It was the only school in Genesee County to place in the top five of the Middle School Division.

In the High School Division, Pavilion's 12th-grade Family Consumer Science class placed second for their "Gourmet Beef and Tatar Bites."

Both classes are taught by Catherine Johnston.

Pavilion won a total of $350, thus purchasing a Weber grill for their Family Consumer Science classroom.

A class taught by Kerri Richardson at the Agri-Business Academy at the Batavia Career and Technical Education Center received an Honorable Mention in the High School Division for their "Texas Beef Chili -- Chili con Carne."

About the Top Cut Beef Contest

Slow-roasted beef brisket sandwiches, flaming maple beef jerky, and a Texas chuck roast chili were just a few of the delicious recipes developed, tested, and tasted in the debut of the Top Cut Beef Contest for middle and high school students.

Students and teachers in grades six through 12 were exposed to beef production and nutrition with this experiential learning competition by developing a marketing strategy for a food product of their choice and design.

Every classroom was equipped with a "True Beef: From Pasture to Plate" DVD, the True Beef Educator Guide, lesson plans, and consumer guides to better understand the many cuts of beef and their best uses.

Schools were paired with a local beef producer who mentored the students through the process of beef production or supplied the beef necessary for the project. In this hands-on experience, students were exposed to careers in the beef industry and learned about safe food-handling practices.

Participants created beef-centric recipes which they made and tested with their target audience. Submissions included sandwiches, stews, meatballs, and even jerky.

The creativity with this contest was unlimited as students filmed their own commercials and designed websites to market their products.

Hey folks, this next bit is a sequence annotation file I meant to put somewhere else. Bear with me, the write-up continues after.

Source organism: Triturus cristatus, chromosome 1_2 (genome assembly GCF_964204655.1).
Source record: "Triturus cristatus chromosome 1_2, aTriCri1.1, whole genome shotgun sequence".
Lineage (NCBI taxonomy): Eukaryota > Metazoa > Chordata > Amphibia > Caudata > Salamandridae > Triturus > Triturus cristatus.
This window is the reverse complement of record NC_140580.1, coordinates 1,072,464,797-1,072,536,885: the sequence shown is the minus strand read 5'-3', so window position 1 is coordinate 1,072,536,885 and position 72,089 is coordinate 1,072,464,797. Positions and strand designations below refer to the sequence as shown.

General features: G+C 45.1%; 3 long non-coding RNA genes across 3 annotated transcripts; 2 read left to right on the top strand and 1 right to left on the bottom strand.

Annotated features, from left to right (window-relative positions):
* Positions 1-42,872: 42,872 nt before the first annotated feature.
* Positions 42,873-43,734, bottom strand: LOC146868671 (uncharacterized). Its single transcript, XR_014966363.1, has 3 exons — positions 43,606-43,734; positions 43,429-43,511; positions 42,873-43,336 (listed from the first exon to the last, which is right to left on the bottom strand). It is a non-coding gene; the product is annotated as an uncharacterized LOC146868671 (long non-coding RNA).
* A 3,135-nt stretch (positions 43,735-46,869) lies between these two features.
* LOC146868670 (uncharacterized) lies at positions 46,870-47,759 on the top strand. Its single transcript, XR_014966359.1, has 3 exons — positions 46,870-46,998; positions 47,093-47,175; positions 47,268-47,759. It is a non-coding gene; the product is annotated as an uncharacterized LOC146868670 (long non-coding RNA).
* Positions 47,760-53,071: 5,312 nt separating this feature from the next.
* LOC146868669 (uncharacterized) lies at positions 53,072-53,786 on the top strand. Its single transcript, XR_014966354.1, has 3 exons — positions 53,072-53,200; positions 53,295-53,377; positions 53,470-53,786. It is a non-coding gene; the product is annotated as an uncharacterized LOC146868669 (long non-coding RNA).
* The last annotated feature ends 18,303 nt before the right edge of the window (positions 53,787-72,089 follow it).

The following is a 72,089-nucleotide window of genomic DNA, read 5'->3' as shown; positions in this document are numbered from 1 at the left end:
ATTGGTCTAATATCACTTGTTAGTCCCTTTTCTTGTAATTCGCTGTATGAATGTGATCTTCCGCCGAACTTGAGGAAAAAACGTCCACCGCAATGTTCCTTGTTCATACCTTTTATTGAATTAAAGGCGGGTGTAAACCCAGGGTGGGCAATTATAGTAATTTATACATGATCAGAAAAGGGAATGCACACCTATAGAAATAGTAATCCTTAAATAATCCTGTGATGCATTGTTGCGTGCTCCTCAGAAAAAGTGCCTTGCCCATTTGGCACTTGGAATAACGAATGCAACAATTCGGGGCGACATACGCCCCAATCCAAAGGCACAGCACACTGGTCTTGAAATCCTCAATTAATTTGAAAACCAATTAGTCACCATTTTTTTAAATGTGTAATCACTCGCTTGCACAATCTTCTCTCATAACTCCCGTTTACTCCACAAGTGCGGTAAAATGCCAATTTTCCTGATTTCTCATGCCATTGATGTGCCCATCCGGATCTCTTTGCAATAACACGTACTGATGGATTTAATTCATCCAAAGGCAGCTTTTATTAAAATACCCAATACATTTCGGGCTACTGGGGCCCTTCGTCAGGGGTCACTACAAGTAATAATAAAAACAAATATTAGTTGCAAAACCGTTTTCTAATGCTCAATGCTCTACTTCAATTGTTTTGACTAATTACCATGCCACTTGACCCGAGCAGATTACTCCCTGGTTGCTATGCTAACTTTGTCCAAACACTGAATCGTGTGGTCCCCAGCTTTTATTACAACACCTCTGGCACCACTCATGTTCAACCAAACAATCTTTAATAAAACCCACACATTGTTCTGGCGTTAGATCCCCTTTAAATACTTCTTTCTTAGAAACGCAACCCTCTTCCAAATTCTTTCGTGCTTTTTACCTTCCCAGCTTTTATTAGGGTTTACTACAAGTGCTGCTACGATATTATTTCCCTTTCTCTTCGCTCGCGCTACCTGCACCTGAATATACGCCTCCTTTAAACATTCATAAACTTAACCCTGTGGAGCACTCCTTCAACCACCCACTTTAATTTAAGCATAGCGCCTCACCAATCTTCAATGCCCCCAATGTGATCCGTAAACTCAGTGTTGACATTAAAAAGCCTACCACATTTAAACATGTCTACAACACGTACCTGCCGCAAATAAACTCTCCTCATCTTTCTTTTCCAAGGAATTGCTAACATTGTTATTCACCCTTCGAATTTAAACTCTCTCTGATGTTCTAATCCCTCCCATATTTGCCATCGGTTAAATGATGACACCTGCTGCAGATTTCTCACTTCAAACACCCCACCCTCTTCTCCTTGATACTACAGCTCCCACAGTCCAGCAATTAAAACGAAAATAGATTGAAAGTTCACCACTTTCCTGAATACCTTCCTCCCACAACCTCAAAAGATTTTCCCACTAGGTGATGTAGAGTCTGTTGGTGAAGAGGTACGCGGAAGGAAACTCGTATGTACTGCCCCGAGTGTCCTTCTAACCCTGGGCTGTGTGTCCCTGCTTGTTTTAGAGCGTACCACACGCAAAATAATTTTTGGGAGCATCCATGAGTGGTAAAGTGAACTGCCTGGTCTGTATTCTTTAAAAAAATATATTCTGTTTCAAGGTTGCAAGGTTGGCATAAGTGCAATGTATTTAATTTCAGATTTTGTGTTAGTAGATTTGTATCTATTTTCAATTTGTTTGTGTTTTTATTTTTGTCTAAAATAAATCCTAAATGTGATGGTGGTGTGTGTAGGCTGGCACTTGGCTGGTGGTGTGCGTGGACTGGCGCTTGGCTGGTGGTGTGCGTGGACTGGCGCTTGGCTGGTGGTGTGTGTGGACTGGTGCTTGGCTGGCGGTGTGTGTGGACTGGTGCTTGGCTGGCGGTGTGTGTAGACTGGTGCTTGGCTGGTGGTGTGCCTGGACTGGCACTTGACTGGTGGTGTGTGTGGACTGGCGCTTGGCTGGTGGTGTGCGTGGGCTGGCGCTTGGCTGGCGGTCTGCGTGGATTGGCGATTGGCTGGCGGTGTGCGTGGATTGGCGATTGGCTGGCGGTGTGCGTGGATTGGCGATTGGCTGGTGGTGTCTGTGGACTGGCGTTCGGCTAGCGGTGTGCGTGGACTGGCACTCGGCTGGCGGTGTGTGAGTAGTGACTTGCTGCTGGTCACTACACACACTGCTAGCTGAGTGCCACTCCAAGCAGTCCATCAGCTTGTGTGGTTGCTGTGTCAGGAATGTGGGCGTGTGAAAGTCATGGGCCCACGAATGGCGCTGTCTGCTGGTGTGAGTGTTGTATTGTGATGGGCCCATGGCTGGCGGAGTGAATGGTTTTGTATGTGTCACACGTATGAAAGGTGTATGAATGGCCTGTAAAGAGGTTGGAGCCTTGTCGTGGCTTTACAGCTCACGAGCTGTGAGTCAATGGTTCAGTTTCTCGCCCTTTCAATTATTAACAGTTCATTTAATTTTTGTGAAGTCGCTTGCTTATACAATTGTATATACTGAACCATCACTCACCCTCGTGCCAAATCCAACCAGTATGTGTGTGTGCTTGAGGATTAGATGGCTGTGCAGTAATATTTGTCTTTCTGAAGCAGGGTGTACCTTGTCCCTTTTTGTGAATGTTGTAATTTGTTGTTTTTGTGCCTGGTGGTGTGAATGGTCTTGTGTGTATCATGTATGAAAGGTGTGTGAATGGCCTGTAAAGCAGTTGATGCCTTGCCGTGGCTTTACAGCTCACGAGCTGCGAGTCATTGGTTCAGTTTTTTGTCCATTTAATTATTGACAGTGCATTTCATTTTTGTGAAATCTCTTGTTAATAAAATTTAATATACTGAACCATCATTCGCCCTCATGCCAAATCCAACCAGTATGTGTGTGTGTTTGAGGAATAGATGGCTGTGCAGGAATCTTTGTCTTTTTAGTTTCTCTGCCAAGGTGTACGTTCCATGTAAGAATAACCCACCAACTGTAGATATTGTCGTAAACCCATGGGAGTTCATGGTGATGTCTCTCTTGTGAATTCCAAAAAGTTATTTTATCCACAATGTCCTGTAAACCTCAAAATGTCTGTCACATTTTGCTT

One of the judges, Ken Krutz, manager of Empire Livestock and board member of New York Beef Council, said of the entries, "I was amazed at the talent and innovation our youth put into their projects. It was an honor to be a judge for the Top Cut Beef Contest."

A total of 30 entries were submitted for judging by a panel of beef producers and industry experts. Each entry was scored based on the product, the market analysis, the marketing plan, and the beef nutrition analysis.

The first-place classroom in each division received $250, second place earned $100, and third place earned $50; all receive a banner to display their achievement, and the first-place teams, like Pavilion's eighth-graders, are also receiving a catered barbeque lunch from the New York Beef Council.

New York State Beef Council thanked participating schools for increasing the agricultural literacy of their students. "It is our hope that they will grow an appreciation of New York’s food system and gain exposure to the many careers available in agriculture," the council stated.

(To enter your classroom in a future contest, or to volunteer your time as a mentor, please contact [email protected]nell.edu.)

Grow With Us Grant

Below is the letter Pavilion Central School teacher Catherine Johnston received from Katie Carpenter, director, New York Agriculture in the Classroom, regarding the Grow with Us Grant.

"Congratulations! You have been selected as a recipient of the Grow with Us Grant from New York Agriculture in the Classroom. Your grant application communicated your school’s need, interest, and commitment to providing healthy food and food system education to your students. The applicant pool for this program was deep and competitive; less than 25 percent of the submitted proposals were funded. You should be proud of your achievement in this difficult selection process.

You have been awarded three Tower Garden aeroponic systems.

Within the next week you will be receiving an emailed link. It will be important for you to thoroughly read the information about accepting the grow system, provide an accurate shipping address, and confirm your contact information. This will be essential to ensuring your grow system is shipped and received in a timely manner. Once this information is received, you will be provided additional information about the shipment of your grow system.

We are excited to work with you and your school as you extend your growing season throughout the entire school year. Please do not hesitate to reach out if you have any questions or concerns. Again, congratulations on your success in the Grow with Us Grant program."